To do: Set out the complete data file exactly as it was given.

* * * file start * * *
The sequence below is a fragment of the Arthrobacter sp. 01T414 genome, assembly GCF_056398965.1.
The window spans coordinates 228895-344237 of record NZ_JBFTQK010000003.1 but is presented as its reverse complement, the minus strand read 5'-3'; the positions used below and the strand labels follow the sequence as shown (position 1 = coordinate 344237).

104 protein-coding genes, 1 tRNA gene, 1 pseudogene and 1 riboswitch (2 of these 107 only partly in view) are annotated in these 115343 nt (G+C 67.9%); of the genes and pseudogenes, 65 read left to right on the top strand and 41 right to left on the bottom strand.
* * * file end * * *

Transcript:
The sequence below is a fragment of the Arthrobacter sp. 01T414 genome, assembly GCF_056398965.1.
The window spans coordinates 228895-344237 of record NZ_JBFTQK010000003.1 but is presented as its reverse complement, the minus strand read 5'-3'; the positions used below and the strand labels follow the sequence as shown (position 1 = coordinate 344237).

104 protein-coding genes, 1 tRNA gene, 1 pseudogene and 1 riboswitch (2 of these 107 only partly in view) are annotated in these 115343 nt (G+C 67.9%); of the genes and pseudogenes, 65 read left to right on the top strand and 41 right to left on the bottom strand.